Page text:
American SilenceThe Illustrated London News, vol.41, no.1155, p.91.
July 19, 1862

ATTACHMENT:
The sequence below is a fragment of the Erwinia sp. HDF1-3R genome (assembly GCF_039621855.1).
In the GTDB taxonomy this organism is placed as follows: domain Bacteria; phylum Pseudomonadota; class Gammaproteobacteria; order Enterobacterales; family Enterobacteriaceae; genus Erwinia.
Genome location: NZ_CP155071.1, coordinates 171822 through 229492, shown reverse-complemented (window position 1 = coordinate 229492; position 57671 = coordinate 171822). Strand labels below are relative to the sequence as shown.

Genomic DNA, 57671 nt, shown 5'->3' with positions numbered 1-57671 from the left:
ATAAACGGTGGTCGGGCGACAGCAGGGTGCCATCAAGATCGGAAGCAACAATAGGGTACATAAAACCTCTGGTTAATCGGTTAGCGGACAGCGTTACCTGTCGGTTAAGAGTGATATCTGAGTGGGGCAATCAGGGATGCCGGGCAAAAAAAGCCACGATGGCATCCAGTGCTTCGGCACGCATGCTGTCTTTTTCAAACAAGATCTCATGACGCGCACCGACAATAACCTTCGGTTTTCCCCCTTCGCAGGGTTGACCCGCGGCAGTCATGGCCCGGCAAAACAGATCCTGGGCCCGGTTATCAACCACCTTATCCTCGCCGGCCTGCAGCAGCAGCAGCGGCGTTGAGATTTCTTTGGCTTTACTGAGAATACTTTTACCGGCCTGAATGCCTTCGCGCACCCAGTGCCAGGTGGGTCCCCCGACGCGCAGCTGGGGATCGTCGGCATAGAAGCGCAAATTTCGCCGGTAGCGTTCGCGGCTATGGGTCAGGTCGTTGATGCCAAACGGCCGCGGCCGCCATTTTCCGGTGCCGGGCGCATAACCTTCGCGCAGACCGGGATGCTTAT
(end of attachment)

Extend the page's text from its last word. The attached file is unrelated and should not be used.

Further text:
American Silence.--I found no aptitude, no wish for conversation; nay, even a disinclination to converse. In the Western States I do not think that I was ever addressed first by an American sitting next to me at table. Indeed, I never held any conversation at a public table in the West. I have sat in the same room with men for hours and have not had a word spoken to me. I have done my very best to break through this ice, and have always failed. A West American man is not a talking man. He will sit for hours over a stove with a cigar in his month, and his hat over his eyes, chewing the cud of reflection. A dozen will sit together in the same way, and there shall not be a dozen words spoken between them in an hour. With the women one's chance at conversation is still worse. It seemed as though the cares of the world had been too much for them, and that all talking, except business (demands, for instance, on the servants for pickles for their children), had gone by the board. They were generally hard, dry, and melancholy. I am speaking, of course, of aged females--from five-and-twenty perhaps to thirty, and who had long since given up the amusements and levities of life. I very soon abandoned any attempt at drawing a word from these ancient mothers of families; but not the less did I ponder in my mind over the circumstances of their lives.--North America. By Anthony Trollope.